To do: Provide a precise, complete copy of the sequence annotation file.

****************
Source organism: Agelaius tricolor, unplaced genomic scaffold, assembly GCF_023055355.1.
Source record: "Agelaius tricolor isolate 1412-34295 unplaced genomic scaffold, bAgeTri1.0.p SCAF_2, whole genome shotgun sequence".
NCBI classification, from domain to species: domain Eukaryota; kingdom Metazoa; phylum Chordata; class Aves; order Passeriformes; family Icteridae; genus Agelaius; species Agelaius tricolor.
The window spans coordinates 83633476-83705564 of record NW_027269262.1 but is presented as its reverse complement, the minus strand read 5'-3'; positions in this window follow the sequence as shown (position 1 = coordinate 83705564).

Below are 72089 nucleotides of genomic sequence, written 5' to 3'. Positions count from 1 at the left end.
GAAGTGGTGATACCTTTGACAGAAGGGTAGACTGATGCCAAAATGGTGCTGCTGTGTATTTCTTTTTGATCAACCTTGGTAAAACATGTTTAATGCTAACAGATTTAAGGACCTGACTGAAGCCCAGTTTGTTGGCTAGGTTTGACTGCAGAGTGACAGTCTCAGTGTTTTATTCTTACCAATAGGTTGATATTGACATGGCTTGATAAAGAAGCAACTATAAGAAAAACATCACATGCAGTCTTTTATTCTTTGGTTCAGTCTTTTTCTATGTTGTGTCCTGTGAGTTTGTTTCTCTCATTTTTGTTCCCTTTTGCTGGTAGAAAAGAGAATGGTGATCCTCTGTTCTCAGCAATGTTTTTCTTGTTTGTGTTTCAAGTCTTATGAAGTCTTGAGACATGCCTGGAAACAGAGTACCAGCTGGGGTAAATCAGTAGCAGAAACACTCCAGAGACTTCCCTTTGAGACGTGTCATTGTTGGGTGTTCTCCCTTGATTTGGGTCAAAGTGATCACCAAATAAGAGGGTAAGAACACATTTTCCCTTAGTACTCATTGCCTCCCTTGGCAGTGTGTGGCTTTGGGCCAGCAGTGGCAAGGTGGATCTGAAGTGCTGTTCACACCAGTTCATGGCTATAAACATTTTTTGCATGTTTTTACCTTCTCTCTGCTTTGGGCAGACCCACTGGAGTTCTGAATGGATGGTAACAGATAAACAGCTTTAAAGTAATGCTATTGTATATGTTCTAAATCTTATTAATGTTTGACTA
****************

Source organism: Agelaius tricolor, unplaced genomic scaffold, assembly GCF_023055355.1.
Source record: "Agelaius tricolor isolate 1412-34295 unplaced genomic scaffold, bAgeTri1.0.p SCAF_2, whole genome shotgun sequence".
NCBI classification, from domain to species: domain Eukaryota; kingdom Metazoa; phylum Chordata; class Aves; order Passeriformes; family Icteridae; genus Agelaius; species Agelaius tricolor.
The window spans coordinates 83633476-83705564 of record NW_027269262.1 but is presented as its reverse complement, the minus strand read 5'-3'; positions in this window follow the sequence as shown (position 1 = coordinate 83705564).

Below are 72089 nucleotides of genomic sequence, written 5' to 3'. Positions count from 1 at the left end.
GAAGTGGTGATACCTTTGACAGAAGGGTAGACTGATGCCAAAATGGTGCTGCTGTGTATTTCTTTTTGATCAACCTTGGTAAAACATGTTTAATGCTAACAGATTTAAGGACCTGACTGAAGCCCAGTTTGTTGGCTAGGTTTGACTGCAGAGTGACAGTCTCAGTGTTTTATTCTTACCAATAGGTTGATATTGACATGGCTTGATAAAGAAGCAACTATAAGAAAAACATCACATGCAGTCTTTTATTCTTTGGTTCAGTCTTTTTCTATGTTGTGTCCTGTGAGTTTGTTTCTCTCATTTTTGTTCCCTTTTGCTGGTAGAAAAGAGAATGGTGATCCTCTGTTCTCAGCAATGTTTTTCTTGTTTGTGTTTCAAGTCTTATGAAGTCTTGAGACATGCCTGGAAACAGAGTACCAGCTGGGGTAAATCAGTAGCAGAAACACTCCAGAGACTTCCCTTTGAGACGTGTCATTGTTGGGTGTTCTCCCTTGATTTGGGTCAAAGTGATCACCAAATAAGAGGGTAAGAACACATTTTCCCTTAGTACTCATTGCCTCCCTTGGCAGTGTGTGGCTTTGGGCCAGCAGTGGCAAGGTGGATCTGAAGTGCTGTTCACACCAGTTCATGGCTATAAACATTTTTTGCATGTTTTTACCTTCTCTCTGCTTTGGGCAGACCCACTGGAGTTCTGAATGGATGGTAACAGATAAACAGCTTTAAAGTAATGCTATTGTATATGTTCTAAATCTTATTAATGTTTGACTA